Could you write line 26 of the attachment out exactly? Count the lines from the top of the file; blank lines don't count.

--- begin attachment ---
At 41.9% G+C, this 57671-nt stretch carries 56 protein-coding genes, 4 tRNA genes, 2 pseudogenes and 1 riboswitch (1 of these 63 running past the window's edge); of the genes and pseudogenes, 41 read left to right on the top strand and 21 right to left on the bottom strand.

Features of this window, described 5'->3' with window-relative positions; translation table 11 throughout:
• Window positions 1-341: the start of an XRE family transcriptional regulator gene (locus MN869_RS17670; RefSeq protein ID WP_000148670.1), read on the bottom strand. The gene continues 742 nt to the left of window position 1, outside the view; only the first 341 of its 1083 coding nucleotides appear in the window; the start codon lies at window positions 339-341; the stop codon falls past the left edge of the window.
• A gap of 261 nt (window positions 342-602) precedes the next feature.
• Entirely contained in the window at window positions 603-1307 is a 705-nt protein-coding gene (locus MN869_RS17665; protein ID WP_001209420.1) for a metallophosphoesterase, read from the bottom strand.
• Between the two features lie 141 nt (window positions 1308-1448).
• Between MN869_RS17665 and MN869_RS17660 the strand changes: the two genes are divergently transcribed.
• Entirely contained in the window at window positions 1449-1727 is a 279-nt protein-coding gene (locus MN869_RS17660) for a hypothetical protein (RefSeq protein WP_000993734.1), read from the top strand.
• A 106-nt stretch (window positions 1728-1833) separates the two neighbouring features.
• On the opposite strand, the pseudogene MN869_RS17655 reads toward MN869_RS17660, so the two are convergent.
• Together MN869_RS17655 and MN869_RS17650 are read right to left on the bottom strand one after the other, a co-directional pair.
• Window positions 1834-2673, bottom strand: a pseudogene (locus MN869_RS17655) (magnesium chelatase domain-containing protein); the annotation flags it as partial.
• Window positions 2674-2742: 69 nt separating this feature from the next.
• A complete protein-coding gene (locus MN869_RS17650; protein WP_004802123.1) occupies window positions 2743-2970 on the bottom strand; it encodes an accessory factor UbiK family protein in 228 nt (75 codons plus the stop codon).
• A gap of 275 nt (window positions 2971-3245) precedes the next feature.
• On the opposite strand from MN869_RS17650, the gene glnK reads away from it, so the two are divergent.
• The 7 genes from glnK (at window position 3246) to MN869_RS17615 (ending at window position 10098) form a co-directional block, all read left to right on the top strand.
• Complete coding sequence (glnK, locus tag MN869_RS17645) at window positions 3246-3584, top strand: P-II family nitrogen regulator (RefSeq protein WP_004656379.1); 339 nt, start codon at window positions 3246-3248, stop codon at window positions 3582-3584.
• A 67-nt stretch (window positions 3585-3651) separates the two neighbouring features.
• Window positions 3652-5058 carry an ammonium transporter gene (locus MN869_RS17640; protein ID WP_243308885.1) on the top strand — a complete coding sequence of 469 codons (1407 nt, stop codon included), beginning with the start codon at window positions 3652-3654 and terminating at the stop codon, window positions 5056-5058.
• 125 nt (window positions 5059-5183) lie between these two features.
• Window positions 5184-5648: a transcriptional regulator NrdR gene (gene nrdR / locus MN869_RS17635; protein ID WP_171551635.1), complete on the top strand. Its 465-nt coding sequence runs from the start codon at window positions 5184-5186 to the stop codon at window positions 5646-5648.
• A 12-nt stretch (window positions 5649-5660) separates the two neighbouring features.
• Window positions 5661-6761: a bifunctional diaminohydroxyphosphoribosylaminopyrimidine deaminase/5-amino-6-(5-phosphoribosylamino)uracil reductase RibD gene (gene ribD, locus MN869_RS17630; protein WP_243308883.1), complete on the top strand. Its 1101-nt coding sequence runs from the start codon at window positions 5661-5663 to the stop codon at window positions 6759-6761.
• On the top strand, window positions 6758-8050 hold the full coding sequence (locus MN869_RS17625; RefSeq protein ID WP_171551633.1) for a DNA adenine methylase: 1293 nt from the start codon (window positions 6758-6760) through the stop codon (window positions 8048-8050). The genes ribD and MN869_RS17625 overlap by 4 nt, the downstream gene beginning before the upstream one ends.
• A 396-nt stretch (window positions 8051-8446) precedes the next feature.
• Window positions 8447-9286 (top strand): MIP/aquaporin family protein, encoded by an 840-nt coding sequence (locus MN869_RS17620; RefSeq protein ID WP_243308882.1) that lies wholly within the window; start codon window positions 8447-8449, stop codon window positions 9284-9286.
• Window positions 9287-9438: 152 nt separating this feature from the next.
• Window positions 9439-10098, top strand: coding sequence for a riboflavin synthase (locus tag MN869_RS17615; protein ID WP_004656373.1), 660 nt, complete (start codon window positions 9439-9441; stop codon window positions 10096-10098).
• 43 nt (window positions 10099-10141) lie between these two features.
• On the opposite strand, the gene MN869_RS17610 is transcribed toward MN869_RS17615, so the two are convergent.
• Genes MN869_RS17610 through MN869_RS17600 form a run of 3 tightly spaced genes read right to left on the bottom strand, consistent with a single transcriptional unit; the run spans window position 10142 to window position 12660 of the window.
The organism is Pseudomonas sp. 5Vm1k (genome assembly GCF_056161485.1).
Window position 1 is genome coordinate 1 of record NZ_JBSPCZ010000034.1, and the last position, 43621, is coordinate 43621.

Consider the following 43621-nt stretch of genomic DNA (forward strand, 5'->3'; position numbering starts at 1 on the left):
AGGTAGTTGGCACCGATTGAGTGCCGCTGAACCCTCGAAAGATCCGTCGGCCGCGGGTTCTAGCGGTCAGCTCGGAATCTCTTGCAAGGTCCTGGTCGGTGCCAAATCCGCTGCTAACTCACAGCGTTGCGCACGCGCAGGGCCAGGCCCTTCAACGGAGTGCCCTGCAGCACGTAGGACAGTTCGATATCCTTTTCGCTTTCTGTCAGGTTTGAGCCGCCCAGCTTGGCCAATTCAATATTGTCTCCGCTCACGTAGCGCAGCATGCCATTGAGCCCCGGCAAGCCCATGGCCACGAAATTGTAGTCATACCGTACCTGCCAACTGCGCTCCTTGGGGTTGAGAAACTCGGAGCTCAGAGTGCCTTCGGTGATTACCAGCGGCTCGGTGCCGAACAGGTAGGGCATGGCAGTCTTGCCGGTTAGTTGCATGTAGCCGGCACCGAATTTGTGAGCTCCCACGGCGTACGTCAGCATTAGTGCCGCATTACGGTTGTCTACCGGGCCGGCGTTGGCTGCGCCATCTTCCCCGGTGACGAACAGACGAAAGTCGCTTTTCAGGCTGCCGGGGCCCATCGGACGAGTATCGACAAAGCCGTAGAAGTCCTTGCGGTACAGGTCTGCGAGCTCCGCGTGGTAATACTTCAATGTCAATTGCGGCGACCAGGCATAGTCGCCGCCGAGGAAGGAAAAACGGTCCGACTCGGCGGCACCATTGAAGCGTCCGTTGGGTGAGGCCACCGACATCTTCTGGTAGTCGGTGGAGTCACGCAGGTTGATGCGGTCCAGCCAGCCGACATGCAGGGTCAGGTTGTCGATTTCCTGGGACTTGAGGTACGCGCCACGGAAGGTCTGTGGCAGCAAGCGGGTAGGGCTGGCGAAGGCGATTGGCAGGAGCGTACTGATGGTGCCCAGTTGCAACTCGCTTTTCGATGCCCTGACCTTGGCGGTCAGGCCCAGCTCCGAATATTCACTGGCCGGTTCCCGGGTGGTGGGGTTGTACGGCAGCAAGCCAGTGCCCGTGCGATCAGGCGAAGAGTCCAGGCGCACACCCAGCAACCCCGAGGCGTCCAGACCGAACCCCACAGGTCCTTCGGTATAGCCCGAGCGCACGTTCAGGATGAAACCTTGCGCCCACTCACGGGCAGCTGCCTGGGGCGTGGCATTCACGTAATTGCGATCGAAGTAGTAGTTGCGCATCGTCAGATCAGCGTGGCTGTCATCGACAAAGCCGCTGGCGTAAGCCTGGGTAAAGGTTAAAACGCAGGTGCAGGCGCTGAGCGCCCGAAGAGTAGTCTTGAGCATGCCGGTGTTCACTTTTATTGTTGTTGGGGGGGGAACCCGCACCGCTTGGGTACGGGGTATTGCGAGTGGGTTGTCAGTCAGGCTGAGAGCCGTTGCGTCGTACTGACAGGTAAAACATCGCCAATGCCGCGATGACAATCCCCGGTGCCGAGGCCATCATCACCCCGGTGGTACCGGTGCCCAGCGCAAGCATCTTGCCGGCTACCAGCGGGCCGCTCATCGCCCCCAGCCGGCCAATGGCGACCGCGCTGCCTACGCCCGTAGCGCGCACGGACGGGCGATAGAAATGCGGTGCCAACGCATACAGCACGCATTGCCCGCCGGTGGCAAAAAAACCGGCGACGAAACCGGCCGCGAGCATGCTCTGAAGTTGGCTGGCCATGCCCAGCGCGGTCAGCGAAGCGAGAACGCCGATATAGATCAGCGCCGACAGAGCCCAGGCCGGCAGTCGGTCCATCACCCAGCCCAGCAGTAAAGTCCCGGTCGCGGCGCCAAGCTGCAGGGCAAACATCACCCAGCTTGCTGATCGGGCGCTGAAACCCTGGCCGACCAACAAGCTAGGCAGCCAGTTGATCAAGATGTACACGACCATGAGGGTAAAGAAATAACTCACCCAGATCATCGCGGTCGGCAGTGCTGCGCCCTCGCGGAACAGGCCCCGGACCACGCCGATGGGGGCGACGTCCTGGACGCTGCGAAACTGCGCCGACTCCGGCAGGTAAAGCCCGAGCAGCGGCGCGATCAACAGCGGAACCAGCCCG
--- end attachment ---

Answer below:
• A 396-nt stretch (window positions 8051-8446) precedes the next feature.